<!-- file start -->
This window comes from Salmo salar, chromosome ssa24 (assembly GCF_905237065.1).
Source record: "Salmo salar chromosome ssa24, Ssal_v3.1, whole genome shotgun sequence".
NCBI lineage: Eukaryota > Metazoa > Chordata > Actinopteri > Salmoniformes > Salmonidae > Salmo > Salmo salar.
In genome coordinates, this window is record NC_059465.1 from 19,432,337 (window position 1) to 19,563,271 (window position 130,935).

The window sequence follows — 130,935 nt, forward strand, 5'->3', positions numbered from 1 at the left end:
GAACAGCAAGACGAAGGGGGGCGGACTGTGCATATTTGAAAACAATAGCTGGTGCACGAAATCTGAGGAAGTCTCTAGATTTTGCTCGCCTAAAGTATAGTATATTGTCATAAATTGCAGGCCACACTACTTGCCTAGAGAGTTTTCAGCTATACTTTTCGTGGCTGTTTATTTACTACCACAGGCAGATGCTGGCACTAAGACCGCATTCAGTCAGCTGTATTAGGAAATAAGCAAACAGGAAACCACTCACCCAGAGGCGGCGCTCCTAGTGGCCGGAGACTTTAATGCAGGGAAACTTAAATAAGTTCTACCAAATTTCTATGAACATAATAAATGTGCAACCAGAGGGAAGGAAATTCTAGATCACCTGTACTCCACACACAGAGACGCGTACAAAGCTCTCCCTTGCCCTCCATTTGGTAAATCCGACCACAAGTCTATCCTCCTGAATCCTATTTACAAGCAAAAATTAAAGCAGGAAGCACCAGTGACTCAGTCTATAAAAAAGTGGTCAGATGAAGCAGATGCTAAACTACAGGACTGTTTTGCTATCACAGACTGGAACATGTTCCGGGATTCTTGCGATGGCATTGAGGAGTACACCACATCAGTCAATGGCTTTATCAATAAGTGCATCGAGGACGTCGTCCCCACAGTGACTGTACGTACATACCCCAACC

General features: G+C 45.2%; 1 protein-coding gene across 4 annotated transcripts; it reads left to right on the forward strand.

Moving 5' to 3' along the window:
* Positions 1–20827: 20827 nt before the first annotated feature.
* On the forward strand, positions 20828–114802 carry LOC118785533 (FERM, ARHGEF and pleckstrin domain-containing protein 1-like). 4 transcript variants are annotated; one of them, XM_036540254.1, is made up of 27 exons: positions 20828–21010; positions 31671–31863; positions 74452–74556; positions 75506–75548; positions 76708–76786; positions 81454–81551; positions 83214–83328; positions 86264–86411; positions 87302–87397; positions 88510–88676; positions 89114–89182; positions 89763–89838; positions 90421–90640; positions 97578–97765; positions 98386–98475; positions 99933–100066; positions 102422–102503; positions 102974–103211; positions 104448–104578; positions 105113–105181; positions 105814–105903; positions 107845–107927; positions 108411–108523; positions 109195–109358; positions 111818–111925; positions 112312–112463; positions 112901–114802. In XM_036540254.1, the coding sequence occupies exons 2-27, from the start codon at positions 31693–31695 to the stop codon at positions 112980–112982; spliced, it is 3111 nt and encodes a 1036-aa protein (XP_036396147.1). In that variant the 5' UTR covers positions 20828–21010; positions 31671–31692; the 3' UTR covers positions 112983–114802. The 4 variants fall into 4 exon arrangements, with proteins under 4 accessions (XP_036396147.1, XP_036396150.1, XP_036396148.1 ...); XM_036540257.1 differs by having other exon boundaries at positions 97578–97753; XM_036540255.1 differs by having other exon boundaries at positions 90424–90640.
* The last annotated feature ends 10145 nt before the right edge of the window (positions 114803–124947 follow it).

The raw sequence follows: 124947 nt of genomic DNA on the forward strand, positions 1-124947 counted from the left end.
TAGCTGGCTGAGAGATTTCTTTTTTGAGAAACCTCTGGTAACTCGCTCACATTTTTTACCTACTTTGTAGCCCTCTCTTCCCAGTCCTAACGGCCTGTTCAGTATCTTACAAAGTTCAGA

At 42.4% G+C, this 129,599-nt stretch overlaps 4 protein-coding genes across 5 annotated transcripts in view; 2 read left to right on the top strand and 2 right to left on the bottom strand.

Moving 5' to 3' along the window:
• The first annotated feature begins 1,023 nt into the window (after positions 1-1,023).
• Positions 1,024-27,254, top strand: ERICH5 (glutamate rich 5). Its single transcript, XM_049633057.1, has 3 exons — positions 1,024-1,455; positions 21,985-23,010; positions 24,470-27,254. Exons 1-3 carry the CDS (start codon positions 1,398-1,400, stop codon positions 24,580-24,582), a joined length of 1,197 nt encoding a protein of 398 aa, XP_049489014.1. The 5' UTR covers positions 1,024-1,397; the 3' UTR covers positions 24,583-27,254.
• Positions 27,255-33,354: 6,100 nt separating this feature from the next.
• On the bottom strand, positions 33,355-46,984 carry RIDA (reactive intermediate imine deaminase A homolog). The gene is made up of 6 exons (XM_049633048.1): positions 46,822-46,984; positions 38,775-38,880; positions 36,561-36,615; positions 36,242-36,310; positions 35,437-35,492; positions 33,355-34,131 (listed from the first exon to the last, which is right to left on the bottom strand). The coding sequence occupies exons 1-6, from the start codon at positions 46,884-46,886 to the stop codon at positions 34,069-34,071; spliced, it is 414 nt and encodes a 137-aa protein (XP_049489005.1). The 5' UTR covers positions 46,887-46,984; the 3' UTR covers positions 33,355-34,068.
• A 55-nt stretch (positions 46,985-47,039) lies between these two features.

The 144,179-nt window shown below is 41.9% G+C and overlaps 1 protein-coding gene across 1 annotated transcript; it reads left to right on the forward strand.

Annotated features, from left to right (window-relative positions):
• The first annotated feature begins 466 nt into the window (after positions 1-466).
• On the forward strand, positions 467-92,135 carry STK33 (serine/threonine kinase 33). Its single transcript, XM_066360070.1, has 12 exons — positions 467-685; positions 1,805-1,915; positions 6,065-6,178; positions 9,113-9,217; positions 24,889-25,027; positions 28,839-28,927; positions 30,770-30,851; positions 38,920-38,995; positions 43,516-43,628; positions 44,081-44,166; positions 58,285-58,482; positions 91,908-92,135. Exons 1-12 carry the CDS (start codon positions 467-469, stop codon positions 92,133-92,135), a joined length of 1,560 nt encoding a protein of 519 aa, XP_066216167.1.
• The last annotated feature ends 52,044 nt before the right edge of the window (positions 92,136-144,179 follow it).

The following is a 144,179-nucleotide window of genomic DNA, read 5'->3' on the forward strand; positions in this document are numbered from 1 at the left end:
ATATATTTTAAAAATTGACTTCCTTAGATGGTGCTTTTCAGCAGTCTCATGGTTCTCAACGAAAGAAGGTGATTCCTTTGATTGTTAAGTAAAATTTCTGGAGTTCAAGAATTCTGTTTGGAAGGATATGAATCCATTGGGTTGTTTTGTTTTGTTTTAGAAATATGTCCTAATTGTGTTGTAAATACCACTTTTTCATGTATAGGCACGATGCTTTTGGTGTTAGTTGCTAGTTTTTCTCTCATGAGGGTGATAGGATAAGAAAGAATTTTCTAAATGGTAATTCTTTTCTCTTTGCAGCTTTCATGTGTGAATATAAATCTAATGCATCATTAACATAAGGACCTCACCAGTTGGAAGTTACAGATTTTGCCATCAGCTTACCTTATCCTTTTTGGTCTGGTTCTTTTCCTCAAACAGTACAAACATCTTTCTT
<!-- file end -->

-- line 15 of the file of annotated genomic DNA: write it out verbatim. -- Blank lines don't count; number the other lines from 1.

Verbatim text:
Moving 5' to 3' along the window: